Wednesday, June 3, 2015

Harlem Hellfighter earns Medal of Honor

On June 2, 2015, Sergeant Henry Lincoln Johnson was posthumously awarded the Medal of Honor.

Sergeant Johnson and Private Needham Roberts were members of the 369th Infantry Regiment (nicknamed the "Harlem Hellfighters"). On the night of May 14-15, 1918, the pair were on sentry duty when they were attacked by a unit of German soldiers. Roberts was wounded early in the engagement and lay in their trench, handing grenades to Johnson to throw at the Germans. When their grenades ran out, Johnson began firing his rifle. When his rifle jammed, Johnson used it as a club until its stock shattered, at which point he then began using his bolo knife. The Germans finally retreated when they heard French and American troops approaching.

Image from "Our Colored Heroes," 1918. Thomas Perkins Henderson Papers. "The Volunteer State Goes to War: A Salute to Tennessee Veterans," online exhibit, Tennessee State Library and Archives.

Johnson was wounded 21 times during the fierce hand-to-hand fighting, but he had killed four Germans and wounded another 10-20. As a result of their heroic actions, Johnson and Roberts were the first American soldiers to be awarded France’s prestigious Croix de Guerre medal during World War I. Johnson died in 1929, most likely due to complications from his wounds, and was buried in Arlington National Cemetery.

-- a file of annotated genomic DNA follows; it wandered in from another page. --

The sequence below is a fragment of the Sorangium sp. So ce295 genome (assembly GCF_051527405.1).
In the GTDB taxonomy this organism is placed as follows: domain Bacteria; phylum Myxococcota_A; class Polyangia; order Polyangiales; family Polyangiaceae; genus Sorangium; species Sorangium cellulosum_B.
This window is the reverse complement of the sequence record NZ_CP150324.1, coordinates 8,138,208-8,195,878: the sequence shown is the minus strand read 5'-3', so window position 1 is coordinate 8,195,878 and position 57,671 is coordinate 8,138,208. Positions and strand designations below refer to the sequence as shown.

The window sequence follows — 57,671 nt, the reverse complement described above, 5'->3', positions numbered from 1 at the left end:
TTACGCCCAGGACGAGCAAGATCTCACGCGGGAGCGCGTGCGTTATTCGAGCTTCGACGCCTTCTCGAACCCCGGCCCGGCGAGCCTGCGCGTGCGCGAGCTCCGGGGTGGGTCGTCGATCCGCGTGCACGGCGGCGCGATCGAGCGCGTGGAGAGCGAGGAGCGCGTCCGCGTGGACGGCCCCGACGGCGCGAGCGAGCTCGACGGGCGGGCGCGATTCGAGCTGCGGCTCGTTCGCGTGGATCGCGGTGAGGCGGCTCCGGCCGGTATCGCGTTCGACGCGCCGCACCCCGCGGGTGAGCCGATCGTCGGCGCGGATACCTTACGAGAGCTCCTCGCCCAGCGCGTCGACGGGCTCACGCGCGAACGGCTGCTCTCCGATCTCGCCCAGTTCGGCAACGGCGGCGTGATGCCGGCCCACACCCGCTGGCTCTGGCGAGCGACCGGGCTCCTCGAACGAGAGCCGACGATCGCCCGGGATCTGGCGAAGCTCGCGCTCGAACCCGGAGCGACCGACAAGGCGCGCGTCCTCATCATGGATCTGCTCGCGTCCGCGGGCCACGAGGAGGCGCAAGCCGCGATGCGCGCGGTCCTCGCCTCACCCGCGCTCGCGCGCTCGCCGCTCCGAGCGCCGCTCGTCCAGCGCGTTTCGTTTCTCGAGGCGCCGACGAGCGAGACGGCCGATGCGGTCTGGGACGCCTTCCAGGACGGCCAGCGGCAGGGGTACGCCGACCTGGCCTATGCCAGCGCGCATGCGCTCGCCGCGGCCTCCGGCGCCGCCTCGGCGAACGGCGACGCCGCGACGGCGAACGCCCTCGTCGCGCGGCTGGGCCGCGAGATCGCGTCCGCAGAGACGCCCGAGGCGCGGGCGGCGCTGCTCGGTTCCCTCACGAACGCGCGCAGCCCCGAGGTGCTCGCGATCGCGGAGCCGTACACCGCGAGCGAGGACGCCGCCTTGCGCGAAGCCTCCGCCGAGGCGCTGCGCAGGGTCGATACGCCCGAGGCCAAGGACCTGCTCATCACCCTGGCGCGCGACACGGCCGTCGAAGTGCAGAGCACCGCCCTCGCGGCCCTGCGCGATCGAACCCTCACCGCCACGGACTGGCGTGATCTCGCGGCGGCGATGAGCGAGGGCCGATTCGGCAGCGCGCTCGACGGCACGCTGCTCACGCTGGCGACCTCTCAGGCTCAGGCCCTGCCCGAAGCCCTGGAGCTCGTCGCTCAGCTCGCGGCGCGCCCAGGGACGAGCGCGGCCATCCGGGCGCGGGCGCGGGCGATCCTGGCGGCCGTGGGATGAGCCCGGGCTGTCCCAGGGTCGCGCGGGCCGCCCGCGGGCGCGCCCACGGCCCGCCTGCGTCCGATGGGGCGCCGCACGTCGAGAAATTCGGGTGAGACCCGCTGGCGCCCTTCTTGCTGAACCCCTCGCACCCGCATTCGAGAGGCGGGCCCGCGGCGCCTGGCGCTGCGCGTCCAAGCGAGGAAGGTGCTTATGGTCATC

Roughly 350,000 African Americans served on the Western Front during World War I. Because the U.S. military was still segregated at the time, many of the African Americans who served were relegated to labor and stevedore units instead of combat units. One notable exception was the 369th Infantry Regiment, nicknamed the "Harlem Hellfighters." The regiment arrived in France in January 1918 but was given only labor service duties until April, when it was assigned to the French Army. The regiment spent 191 days in combat, more than any other American unit, participating in the Champagne-Marne and Meuse-Argonne campaigns. It was also the first Allied unit to reach the Rhine River in November 1918. All told, 171 of the regiment's officers and men received awards for bravery. The regimental band, led by James Reese Europe, is credited with introducing jazz music to Europe. Other notable members of the 369th were Bill "Bojangles" Robinson, the tap dancer and actor, and Vertner Woodson Tandy, one of the founders (or "Seven Jewels") of Alpha Phi Alpha, the first African American fraternity.

The State Library and Archives is a division of the Tennessee Department of State and Tre Hargett, Secretary of State.

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